Here are some rather cool plate rack plans. It is relatively simple to make and doesn’t require a lot of tools or woodworking experience.
This plate rack is a bit unique and will hold a number of items. Check out the cool plate rack plans below
Plan from the former HomeEnvy Site:
Season 2: Project #50 Rack of ages – Anything I Can Do
A Euro-style plate rack adds kitchen panacheThis smart little plate rack is just a bunch of dowels and some trim. But what kills is getting the design right. Because if you don’t engineer it well, the rack could be too big, so the plates sink too low in the rack, or too small, so the plates tip over, or smack into the wall and chip. Oh there are endless ways to screw up and I’ve found the obvious ones so you don’t have to.
Determine size of plate rack that will fit your plates. If the rack is too large the plates won’t stand up, like this blue one. Lay ’em Out First off, you need to determine how deep your rack should be. Get out one of your full size plates, and a side plate as well. Measure the diameter of each plate. Calculate the size of the upper and lower shelves by reducing the measurement of each plate by one third.To allow enough room for the plate to enter and exit the rack, the height of each shelf should be the diameter of the plate plus about two inches.Also, the plates need to be set a comfortable distant apart, so dowels are spaced 1-1/4" apart, measured from centre to centre.The outer frame is a rectangle built from 1" x 4" clear pine. Adding an oversized top piece pleases the eye, so try 1" x 6" clear pine on top, and let it run about three-quarters of an inch long at the edges for design ‘oomph’.
Cut drill and finish all the pieces first
Drill the holes two drill-bit sizes larger than the dowel
Space the holes one and one-quarter inches apart, measured centre to centre
Foul Dowels The plate rack consists of a zillion (I counted) hardwood dowels set in square lengths of clear pine trim. To connect everything properly, bear these four things in mind when drilling for the dowels:
1. The top piece of rear trim has dowel-holes in just one side.
2. The centre piece has holes in three sides.
3. The bottom piece has holes in two sides.
4. Each shelf requires a 1" x 1" length of front trim with holes in one side to catch the front end of the dowels.TIP: When drilling the trim, mark the centre of the board to be drilled. Then mark 1-1/4" intervals along the board in each direction. Drill on the marks using brad-point bits or Forstner bits for accuracy.OTHER TIP: Drill the holes two drill-bit sizes LARGER (about 1/32) than the actual size of the dowels because the dowels get fatter during the finishing process.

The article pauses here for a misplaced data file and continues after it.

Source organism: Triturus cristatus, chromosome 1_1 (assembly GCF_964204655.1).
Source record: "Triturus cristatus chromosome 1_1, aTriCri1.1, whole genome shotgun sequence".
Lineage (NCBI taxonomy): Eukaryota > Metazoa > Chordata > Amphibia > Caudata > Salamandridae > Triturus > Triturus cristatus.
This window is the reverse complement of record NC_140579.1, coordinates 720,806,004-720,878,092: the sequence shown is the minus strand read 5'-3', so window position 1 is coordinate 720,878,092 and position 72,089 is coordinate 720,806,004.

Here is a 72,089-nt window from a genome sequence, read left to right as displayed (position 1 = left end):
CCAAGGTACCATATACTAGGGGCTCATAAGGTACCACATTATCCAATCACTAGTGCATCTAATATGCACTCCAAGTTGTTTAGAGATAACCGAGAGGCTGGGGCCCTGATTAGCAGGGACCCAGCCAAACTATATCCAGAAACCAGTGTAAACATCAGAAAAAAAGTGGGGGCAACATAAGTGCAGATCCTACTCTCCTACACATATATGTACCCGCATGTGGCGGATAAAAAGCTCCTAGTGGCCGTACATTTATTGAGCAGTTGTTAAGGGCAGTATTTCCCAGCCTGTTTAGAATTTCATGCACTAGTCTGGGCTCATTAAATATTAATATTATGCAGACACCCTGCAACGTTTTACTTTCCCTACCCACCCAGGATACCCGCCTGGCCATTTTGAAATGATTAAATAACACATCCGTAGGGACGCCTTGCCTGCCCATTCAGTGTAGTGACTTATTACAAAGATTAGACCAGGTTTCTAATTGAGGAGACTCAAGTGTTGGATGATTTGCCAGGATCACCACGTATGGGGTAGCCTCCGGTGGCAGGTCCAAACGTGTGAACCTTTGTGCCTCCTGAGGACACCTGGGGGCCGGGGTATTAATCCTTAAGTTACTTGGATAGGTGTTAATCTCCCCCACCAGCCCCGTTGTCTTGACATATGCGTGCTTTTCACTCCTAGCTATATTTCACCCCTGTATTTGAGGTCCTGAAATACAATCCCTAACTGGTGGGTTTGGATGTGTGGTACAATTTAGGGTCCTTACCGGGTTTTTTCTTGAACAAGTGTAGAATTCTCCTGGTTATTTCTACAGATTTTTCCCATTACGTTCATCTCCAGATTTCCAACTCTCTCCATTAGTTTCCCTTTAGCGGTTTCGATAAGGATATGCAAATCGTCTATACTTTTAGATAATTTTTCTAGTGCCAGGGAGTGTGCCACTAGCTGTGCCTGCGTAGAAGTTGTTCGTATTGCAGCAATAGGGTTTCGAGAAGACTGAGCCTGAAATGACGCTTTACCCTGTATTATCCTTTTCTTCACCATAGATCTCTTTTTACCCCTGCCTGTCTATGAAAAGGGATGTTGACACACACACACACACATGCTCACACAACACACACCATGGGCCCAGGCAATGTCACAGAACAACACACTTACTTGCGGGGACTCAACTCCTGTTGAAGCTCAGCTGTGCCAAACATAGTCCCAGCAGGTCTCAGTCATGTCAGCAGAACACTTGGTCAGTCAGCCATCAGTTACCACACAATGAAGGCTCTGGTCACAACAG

Aniline stains come in powder form in small envelopes
Stain everything first
Then coat with water-based urethane
Finish Early After you have all the dowelling and trim cut to length, apply stain and/or water-based urethane to everything BEFORE assembly. I speak from experience: there’s NO WAY you want to stain this bugger after you’ve put it all together, and I have the bitter memories to prove it.Aniline stain (from Lee Valley Tools) is a great water-based stain. Just mix the powder with distilled water. Test the shade on a waste piece of project wood. If it’s too dark, dilute it with more distilled water or use a damp cloth to wipe off excess. Spraying clear water on the wood first will also prevent the pigment from soaking in as much and becoming too intense. End grain in particular will absorb more stain than the surfaces so wet it thoroughly before applying stain.
Use sand paper glued to a smaller dowel to ream the holes if necessary
Put glue in the holes
Start from one end, inserting the shelf dowels into the holes
Use a rubber mallet to help seat the dowels
Together at Last Now you’re at the peak moment where you can assemble everything.Assemble the plate shelves first. Glue all the horizontal dowels in place in the pre-drilled back pieces.If the holes for the dowels are too tight, glue some sandpaper to a smaller dowel, put the dowel in your drill and enlarge the hole enough for a snug fit.Next, glue the dowels into the front trim. Then glue the vertical dowels into the back pieces. Work from one end, setting each dowel as you go. Use a rubber mallet to cajole the dowels into place.
Add the end pieces to the shelf
Make a shelf for the bottom of the frame
Glue and nail the sides to the bottom shelf
Place the shelf assembly in the frame
The shelves should be inset roughly two inches from the back
Glue and nail all the pieces in place
Frame and fortune Make the frame to fit the width and height of the shelves. The bottom piece forms a small shelf and should be five or six inches below the bottom plate shelf. Add hooks under the bottom frame to hang cups.Put the outer frame together with glue and 1-1/2" finish nails.Next, you have to locate the spindly rack contraption within the outer frame. The shelves should be inset about 2" from the back of the frame so that your plates don’t hit the wall. Glue the two units together and then nail them in place. Add the 1" x 6" top trim board.
Use a hammer and nailset to sink the nail head below the surface of the wood
Fill the nail holes with oil based putty mixed to the correct color
Using a nailset, sink all nail heads a little deeper than the wood surface.Fill the nail holes with MinWax oil-based wood putty, which comes in about fifteen shades so you can mix it to smartly match your finish.
Completed plate rack
Plates stand up nicely